ECONOMICS: Forecast: Mixed Messages

A few weeks ahead of the presentation of this year’s Budget, Treasury analysis showed the economy recovering slightly more strongly than officials had forecast in December. The impact of the recession nevertheless would “be felt for some time”.
Business confidence readings were among the Treasury’s portents of sustained pick-up. The continuing recovery in the global economy was another factor. The global recovery had resulted in lift in world spot prices for the country’s key commodities, up significantly in the year to February and nearing the historic highs of mid-2008. Non-commodity exporters were benefitting from strong Australian economy and lower cross-rate against the Australian dollar.
A similar outlook was reflected in the NZIER Consensus Forecasts. The economy was recovering and the outlook was positive, according to this collation of the work of raft of economic forecasters. Cautious optimism was reflected in modest upward revisions to most main indicators.
GDP forecasts for the March 2010 year remained flat at -0.4 percent (the official statistics for that quarter won’t be published for few weeks), but the economic growth outlook brightened for 2010/2011 – an average 3.1 percent, up from the 2.8 percent forecast in December.
The caveat was that forecasters’ views remained mixed – ranging from paltry 1.8 percent to robust 4.1 percent. The unemployment rate was expected to peak at 7.2 percent in March but gradually recede to 6.2 percent in March 2012. Sustained high unemployment levels would cap wage growth for the foreseeable future.
The recovery from recession was affirmed by data showing 0.8 percent rise in real production GDP in the December 2009 quarter. More important, it had become more broadly based and the strongest growth (up 4.5 percent) was in manufacturing. This sector previously had recorded seven consecutive quarters of contraction, and manufacturing activity was still 16.5 percent lower than in September 2005, when it last peaked.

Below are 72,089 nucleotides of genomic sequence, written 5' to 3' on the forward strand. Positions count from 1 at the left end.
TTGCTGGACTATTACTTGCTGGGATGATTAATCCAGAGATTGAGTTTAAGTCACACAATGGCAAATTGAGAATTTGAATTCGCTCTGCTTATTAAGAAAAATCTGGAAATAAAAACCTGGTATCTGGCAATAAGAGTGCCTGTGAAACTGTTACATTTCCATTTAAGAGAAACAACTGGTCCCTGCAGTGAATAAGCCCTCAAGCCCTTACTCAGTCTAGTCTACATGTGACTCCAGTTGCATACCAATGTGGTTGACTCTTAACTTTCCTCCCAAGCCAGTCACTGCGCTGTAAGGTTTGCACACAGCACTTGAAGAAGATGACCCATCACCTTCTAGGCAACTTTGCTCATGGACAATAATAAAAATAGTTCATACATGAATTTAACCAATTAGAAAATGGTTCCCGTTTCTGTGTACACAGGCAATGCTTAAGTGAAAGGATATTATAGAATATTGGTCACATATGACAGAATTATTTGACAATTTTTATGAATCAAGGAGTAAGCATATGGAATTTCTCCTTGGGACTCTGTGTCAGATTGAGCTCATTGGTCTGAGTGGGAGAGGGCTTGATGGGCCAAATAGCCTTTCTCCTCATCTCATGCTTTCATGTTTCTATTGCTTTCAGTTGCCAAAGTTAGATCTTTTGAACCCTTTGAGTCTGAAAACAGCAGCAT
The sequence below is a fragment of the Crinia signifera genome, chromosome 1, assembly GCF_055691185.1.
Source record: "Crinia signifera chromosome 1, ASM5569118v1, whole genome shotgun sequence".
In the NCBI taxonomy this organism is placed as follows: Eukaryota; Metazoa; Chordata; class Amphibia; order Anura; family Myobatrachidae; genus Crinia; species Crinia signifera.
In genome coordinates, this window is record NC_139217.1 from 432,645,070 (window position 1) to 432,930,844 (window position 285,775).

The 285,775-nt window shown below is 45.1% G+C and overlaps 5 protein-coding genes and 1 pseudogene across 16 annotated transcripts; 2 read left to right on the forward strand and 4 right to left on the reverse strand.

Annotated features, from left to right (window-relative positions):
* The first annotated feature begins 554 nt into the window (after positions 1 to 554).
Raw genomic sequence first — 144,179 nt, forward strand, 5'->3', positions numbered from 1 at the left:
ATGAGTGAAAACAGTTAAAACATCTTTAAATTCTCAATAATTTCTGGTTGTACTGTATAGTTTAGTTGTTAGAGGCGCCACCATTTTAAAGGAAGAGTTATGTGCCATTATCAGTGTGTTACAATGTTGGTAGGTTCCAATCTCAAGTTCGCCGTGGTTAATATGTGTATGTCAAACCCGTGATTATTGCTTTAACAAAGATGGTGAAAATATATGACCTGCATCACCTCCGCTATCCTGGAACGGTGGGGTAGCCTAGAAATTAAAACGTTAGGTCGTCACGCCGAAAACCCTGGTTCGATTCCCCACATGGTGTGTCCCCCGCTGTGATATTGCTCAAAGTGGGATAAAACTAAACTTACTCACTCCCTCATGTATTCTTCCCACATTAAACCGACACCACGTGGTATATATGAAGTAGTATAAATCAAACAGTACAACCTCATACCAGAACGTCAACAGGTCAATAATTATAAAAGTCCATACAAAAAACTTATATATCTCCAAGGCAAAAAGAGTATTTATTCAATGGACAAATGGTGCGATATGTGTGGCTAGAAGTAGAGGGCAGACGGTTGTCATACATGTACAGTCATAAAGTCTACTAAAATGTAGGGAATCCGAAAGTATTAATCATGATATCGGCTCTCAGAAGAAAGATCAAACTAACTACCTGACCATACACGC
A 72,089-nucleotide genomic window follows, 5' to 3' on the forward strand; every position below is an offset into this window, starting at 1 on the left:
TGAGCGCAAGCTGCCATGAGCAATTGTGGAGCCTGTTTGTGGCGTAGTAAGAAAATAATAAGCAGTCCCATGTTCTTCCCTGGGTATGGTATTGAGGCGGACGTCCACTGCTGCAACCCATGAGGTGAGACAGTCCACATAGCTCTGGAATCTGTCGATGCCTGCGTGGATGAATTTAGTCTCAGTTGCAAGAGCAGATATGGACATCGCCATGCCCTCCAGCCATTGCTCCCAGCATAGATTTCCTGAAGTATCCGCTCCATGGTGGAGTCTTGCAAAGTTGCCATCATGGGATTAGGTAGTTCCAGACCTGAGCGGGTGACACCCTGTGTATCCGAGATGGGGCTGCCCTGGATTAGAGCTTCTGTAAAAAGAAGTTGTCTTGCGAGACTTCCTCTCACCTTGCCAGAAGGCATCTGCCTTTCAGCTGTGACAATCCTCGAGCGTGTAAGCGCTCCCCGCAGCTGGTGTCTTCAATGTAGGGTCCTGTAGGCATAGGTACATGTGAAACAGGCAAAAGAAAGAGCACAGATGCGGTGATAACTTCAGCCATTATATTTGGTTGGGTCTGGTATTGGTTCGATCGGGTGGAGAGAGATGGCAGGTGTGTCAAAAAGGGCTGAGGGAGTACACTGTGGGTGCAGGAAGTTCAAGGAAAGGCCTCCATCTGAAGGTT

Much more sobering, gross fixed capital formation (measuring investment in fixed assets) decreased 0.9 percent. The Consensus Forecasts expected further significant contraction in investment in the year to March 2010 (-10.9 percent) before it recovered in 2010/11 (6.1 percent) and 2011/ 12 (8.7 percent).
The Government intends playing part. The decline in gross fixed capital formation in the December quarter largely resulted from reduced investment (-25.8 percent) in intangible assets, such as software and exploration. What to do? Hmm. Opening up more conservation land for mining exploration should do the trick.
Gerry Brownlee, the Minister of Energy and Resources, rebuffed the inevitable howls of protest by saying the Government’s proposals to open up portion of Schedule Four land for possible mining were modest and the critics were ignoring the facts about mining’s role in the economy.
“Green mining is not an oxymoron, and the Government has made it clear that should Schedule Four lands be released, and should those lands show viable mining prospects, only modest and environmentally responsible mining would ever take place,” Brownlee said.
He emphasised that 2008 had been record year of production for New Zealand mining and the industry has been growing strongly in recent years, driven by global demand for our resources.
Last year mining brought in $1.1 billion worth of export receipts, and the mining sector, including oil and gas, directly employed about 6000 people in New Zealand and thousands more indirectly. In 2000-2005 the mining sector (including oil and gas) returned an average $360,000 of GDP per full-time employee, nearly six times the national average. Workers in the mining sector averaged incomes of $60,000 per employee, more than double the national average.
Brownlee drew favourable comparison with dairying: mines in New Zealand used an extremely small amount of land (around 4000 hectares), less than 0.015 percent of the country’s total land area. The export value of that land is $175,000 per hectare. Dairy farming uses two million hectares of land with an export value of only $3500 per hectare.
The NZIER chimed in with paper intended to stimulate the debate. It noted that the public discussion of mining versus conservation had yet to examine the respective opportunity costs of restricting mining over such large proportion of New Zealand’s land area, or of encroaching on conservation lands. The opportunity cost for mining was reasonably easy to count as the foregone income from leaving mineral resources unutilised. But the opportunity cost to conservation was much less apparent, due to the absence of ready means to measure its value.
Economists had tools to uncover the hidden values, the NZIER said. These needed to be employed to better inform the available choices.

Bob Edlin is leading economic commentator and NZ Management’s regular economics columnist.

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